Happy Returns, a startup that simplifies the process of returning products purchased online and at retail, announced today (March 4) the availability of a self-service return solution for omnichannel retailers. The solution is a return kiosk that carries the retailer’s brand and runs on Happy Returns’ reverse logistics software, and can be used stand-alone or in combination with other elements of the company’s Full Stack Returns solution.
“We are tackling the returning of products purchased online. Our software enables online shoppers to return items in person, rather than via mail. We take care of the logistics, because ultimately we are in the business of moving those returns from the point of drop-off and back to retailers in the most cost-efficient manner possible,” said David Sobie, the CEO of Happy Returns.
The increasing value of returns over the last few years is fairly proportional to the growth of ecommerce across the country. This is because when shopping online, people often tend to return items three or four times more often than they would if they were shopping in a brick-and-mortar store. When buying online – especially with regard to fashion apparel – people frequently buy two sizes of the same model, just to try on both the sizes, find the right fit and return the other one.
The returns factor is quietly becoming an inevitable part of the ecommerce transaction. Sobie explained that this was the observation that led him to found Happy Returns. “It’s a combination of the growth of ecommerce, the fact that people shop differently online and just hate dealing with mail if there’s a return,” he said.
Mail return processes are exhausting, as shoppers have to print a label, find a suitable box, wrestle with the packing tape, and finally take the item to the carrier or the post office to send it back. And even if people navigate the sending part, they have to wait an period of time before they receive their refund. Ecommerce has also raised service expectations, making the cumbersome mail return processes very unpopular among shoppers. Happy Returns enables shoppers that buy online to return the items at its locations instead of using the parcel return process.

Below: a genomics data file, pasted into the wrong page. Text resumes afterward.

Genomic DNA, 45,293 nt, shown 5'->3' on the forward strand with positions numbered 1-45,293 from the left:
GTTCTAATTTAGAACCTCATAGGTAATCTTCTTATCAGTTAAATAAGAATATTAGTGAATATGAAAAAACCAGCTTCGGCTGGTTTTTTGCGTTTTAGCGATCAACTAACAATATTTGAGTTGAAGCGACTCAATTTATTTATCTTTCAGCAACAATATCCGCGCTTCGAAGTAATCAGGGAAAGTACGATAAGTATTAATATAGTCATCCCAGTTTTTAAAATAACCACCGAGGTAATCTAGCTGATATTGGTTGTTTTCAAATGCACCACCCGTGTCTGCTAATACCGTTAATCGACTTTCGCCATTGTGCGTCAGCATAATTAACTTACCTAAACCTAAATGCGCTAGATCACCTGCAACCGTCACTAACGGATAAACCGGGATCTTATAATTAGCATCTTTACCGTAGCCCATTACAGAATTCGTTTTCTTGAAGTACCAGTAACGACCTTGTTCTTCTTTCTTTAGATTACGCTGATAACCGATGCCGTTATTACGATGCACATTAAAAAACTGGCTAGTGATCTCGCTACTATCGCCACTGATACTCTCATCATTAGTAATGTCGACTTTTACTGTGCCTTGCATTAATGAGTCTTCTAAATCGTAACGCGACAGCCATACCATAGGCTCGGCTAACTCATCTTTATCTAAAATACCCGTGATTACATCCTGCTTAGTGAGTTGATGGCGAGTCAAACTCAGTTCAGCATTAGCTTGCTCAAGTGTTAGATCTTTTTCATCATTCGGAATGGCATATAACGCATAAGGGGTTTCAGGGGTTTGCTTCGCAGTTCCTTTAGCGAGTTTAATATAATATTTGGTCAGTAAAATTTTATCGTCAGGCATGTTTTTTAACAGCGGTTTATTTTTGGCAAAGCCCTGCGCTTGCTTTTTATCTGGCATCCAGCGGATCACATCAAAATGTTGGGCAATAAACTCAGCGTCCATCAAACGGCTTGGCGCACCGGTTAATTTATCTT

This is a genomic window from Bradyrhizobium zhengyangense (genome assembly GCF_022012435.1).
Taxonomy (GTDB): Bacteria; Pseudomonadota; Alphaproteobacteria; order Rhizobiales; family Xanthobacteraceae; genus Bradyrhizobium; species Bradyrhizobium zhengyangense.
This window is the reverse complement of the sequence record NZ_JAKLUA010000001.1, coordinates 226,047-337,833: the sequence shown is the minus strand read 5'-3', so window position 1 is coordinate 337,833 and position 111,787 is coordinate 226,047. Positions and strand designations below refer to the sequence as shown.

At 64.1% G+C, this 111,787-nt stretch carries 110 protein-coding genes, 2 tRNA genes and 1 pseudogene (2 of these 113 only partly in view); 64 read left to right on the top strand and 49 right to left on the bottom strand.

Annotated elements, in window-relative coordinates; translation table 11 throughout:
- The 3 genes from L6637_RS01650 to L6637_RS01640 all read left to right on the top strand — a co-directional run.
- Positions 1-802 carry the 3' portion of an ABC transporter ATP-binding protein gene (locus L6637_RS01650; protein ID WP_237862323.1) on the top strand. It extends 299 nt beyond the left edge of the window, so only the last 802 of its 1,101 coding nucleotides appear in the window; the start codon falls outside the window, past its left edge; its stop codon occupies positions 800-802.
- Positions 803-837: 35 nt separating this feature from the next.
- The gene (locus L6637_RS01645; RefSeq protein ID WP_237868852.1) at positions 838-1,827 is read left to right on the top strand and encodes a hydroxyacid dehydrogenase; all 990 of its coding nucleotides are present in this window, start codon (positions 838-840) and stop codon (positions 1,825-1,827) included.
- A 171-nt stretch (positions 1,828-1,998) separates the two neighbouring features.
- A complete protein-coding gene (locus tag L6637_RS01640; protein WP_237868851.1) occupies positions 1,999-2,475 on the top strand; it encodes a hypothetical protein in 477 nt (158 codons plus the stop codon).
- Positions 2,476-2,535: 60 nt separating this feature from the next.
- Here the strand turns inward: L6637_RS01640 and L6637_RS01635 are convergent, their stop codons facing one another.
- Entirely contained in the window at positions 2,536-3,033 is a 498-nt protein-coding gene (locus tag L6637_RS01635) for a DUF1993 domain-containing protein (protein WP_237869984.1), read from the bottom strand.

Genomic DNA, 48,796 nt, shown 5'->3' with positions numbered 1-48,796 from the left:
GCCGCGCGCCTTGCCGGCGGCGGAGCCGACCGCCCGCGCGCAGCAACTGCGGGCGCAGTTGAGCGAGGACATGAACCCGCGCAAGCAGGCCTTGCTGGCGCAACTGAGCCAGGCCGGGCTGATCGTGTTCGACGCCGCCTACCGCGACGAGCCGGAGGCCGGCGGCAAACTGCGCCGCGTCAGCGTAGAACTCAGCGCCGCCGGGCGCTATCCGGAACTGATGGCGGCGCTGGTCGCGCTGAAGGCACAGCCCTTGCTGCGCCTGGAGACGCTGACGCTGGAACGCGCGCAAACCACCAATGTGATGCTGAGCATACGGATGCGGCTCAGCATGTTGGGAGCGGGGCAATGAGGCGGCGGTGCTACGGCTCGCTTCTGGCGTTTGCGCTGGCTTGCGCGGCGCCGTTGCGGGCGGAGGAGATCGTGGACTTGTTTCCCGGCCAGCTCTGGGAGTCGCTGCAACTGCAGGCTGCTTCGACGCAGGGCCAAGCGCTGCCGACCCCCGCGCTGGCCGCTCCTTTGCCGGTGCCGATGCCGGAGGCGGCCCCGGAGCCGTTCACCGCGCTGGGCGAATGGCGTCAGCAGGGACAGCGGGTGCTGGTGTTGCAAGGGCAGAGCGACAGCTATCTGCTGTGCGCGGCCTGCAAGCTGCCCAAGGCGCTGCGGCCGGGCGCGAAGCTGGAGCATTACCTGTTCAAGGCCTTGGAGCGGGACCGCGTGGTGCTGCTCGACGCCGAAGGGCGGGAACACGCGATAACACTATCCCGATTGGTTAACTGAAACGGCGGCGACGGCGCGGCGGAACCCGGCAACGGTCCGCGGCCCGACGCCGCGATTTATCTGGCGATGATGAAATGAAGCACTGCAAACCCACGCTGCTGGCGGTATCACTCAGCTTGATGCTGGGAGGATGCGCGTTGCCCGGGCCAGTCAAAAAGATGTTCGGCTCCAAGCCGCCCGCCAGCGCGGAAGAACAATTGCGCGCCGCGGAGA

With the launch of the self-service return kiosk and the Full Stack Returns solution, people have the easier option of returning items at a Happy Returns return bar. There are currently 300 locations in 51 different metro areas.
To increase efficiency in the returns’ logistics operations, Happy Returns aggregates individual returns into one large palletized shipment. “In a return bar, we may accept around 40 items a day, which can come from 20 different retailers. But all those items are going together in a single box to one of our processing hubs, where we aggregate across all the return bars, and send one large aggregated shipment back to the retailer or the next best place,” said Sobie.
The idea is to move items across the supply chain in bulk, which ends up reducing costs for the shippers. Sobie contended that reducing cost is a compelling need for shippers in an age when consumers expect retailers to split the bill for the cost of returns.
Using the newly launched returns kiosk is simple. Customers access an easy-to-use return flow via an integrated tablet on the kiosk. On the tablet they can look up orders, select items and choose to return or exchange each item. On their end, retailers can instantly add items back to the store stock or choose to utilize Happy Returns’ reverse logistics services.
The return bars are spread across physical store networks, shopping malls and even in college bookstores. Sobie mentioned that getting storefronts to take back online returns turned out to be a great idea, as the retailers can now understand the type of items that are being bought (based on the items being returned), and can possibly put up similar products to serve as a better alternative for buyers.
“Retailers are now waking up to the idea that having an easy return process is going to end up increasing customer loyalty. Return policies might influence where people decide to shop,” said Sobie. “Though returns have been such a big part of shopping online, it’s been overshadowed by all the investment that has gone into things like payments and delivery – pushing funding on the parts of the initial shopping experience and not having an appreciation for the returns process.”
The reality now is about shippers anticipating when a shopper will return an item, based on the previous buying and returns data. Having technology like the return kiosks not only helps with an improved 360-degree customer experience, but also helps retailers reduce their workforce and decrease the logistical costs of returns.